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Our poetry editor, Joe Pan, has selected two poems by Matthew Rohrer for his series that brings original poetry to the screens of Hyperallergic readers.

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Max Ernst, “Untitled” (1920) (image via Wikipaintings)


I fear a silent man
at public functions
where I come
to pick up my children.
I fear a man
all light, a seraph-man
so sure of himself
and just the steeple’s finger
in the blue morning
where all the public schools
watch the clouds,
that late were rich with light.
By now I am used
to living without the world
inside a gentle prison
of my own
though something
holds my will.
A little spacey
leaning up against
the brick wall
in the winter sun
with all the others
waiting for the bell to ring.


Before the hurricane
of money destroyed it
one of the walls had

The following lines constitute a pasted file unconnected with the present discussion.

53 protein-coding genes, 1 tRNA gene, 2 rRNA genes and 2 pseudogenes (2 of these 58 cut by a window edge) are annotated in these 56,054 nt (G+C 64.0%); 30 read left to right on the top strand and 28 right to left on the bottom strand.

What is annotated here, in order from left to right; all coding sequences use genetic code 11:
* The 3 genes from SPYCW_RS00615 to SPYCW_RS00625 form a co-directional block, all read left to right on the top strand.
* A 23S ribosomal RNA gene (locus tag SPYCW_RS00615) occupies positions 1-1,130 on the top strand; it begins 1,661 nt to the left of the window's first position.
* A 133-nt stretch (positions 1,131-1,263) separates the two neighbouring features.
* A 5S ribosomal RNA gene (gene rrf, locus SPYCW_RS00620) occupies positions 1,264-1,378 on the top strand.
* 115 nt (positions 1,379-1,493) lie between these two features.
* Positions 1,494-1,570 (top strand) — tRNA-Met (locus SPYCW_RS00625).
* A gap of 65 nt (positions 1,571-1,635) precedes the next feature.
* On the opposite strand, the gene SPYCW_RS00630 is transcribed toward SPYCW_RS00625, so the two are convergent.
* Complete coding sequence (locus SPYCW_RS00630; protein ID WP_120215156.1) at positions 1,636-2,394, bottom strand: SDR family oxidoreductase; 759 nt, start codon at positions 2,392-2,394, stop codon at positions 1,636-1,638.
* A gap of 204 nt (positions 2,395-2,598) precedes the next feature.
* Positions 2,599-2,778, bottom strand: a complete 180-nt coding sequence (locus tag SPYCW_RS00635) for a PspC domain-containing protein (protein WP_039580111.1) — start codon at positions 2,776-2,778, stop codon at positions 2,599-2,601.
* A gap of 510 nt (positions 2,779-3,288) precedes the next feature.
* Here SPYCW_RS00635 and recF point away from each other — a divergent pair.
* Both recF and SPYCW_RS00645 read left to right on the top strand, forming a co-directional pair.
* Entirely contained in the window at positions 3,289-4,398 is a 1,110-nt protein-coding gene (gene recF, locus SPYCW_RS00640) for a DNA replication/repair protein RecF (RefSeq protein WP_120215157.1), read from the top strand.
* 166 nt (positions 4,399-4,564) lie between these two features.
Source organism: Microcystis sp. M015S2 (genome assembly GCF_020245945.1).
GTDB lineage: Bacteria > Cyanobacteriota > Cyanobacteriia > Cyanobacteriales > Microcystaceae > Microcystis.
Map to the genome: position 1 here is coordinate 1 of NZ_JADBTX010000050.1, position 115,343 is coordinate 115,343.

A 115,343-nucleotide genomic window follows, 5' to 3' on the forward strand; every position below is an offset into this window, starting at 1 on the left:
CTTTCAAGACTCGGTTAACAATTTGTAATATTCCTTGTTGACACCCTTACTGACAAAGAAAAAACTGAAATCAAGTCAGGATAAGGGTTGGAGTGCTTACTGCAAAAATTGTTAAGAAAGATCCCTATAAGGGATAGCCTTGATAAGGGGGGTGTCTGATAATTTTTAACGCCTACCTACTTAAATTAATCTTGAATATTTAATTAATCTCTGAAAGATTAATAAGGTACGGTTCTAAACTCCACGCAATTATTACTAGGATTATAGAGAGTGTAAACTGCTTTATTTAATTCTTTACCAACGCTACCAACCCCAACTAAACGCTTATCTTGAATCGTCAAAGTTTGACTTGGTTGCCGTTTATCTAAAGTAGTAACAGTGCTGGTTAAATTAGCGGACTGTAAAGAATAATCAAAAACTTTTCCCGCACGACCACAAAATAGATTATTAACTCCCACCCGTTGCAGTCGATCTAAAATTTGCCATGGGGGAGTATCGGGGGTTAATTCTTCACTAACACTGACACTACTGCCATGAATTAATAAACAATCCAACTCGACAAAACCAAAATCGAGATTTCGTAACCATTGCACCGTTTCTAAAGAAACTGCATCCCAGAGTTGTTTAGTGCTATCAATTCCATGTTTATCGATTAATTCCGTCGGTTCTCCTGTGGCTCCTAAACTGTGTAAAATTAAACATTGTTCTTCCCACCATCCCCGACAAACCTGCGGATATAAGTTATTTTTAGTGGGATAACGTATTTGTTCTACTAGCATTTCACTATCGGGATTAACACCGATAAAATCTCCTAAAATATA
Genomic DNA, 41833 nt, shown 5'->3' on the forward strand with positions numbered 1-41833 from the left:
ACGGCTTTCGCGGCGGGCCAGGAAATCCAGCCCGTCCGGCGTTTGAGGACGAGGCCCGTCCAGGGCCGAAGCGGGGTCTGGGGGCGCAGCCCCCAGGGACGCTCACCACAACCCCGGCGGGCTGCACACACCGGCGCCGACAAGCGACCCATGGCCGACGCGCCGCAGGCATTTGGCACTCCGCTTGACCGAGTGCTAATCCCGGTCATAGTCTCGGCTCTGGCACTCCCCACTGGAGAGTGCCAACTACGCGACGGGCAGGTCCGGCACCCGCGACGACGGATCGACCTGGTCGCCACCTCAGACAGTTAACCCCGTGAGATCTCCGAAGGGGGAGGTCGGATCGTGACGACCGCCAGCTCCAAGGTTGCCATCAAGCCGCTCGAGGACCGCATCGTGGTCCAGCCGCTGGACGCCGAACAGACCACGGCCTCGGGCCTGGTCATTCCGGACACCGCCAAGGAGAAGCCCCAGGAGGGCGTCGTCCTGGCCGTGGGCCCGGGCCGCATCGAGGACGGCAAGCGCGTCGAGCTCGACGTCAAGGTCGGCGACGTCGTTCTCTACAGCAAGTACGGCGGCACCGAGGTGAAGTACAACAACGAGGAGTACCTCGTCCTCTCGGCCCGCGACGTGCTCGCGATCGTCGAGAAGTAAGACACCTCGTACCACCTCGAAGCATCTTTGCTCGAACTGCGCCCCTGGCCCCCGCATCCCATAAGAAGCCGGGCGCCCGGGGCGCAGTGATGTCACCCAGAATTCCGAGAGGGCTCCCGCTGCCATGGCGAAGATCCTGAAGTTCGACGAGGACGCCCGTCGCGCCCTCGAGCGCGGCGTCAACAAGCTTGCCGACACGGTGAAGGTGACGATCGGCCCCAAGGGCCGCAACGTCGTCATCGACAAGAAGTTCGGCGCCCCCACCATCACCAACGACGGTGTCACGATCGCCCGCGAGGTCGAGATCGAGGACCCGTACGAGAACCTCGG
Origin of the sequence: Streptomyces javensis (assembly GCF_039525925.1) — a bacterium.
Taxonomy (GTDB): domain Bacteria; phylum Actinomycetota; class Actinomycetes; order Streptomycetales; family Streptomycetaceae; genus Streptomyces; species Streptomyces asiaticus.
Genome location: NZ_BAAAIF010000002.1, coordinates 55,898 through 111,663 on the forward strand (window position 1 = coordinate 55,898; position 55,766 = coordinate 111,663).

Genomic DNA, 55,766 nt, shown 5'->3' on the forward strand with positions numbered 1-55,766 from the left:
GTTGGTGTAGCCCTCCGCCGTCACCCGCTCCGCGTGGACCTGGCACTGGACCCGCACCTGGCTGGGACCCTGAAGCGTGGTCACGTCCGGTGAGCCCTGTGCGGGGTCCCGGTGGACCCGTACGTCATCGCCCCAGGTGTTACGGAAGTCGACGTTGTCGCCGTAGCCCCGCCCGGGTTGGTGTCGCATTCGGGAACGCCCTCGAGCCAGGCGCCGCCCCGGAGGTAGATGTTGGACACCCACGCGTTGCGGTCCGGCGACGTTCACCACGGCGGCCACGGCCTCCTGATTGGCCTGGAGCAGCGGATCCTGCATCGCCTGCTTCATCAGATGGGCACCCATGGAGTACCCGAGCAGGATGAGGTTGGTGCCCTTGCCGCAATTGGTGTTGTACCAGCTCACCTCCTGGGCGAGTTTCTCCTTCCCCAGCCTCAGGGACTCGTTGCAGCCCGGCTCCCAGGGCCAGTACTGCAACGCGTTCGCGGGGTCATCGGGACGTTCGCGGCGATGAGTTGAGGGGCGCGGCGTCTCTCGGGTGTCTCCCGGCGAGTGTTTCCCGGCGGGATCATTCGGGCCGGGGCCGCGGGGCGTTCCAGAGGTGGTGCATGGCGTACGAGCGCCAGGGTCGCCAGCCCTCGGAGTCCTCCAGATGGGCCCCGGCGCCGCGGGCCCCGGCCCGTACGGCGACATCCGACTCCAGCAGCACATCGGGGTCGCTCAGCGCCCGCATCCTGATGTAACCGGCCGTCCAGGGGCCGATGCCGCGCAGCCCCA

painted on it
Give Alms To All Who Ask
and we liked to play there
by the river, the little boy,
while far off a painted
barge disturbed the lilies.
And his friend with anger
set his face towards the city
and shuddered aloud
with a hissing sound.
There is a little
film of this and bright
sprinkler water
on the downtown.
When this boy’s sad mother
sent me a suggestive
email the surge
of spring was in the stream.
And then the hot days, all
at once. With my wife
beside me on the couch
I could not sleep, to see her
move beneath the moon.

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Matthew Rohrer is the author of seven books of poetry, most recently Destroyer and Preserver, published by Wave Books.

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Joe Pan

Joe Pan grew up along the Space Coast of Florida and attended the Iowa Writers’ Workshop. His debut poetry book, Autobiomythography & Gallery, was named “Best First Book of the Year”...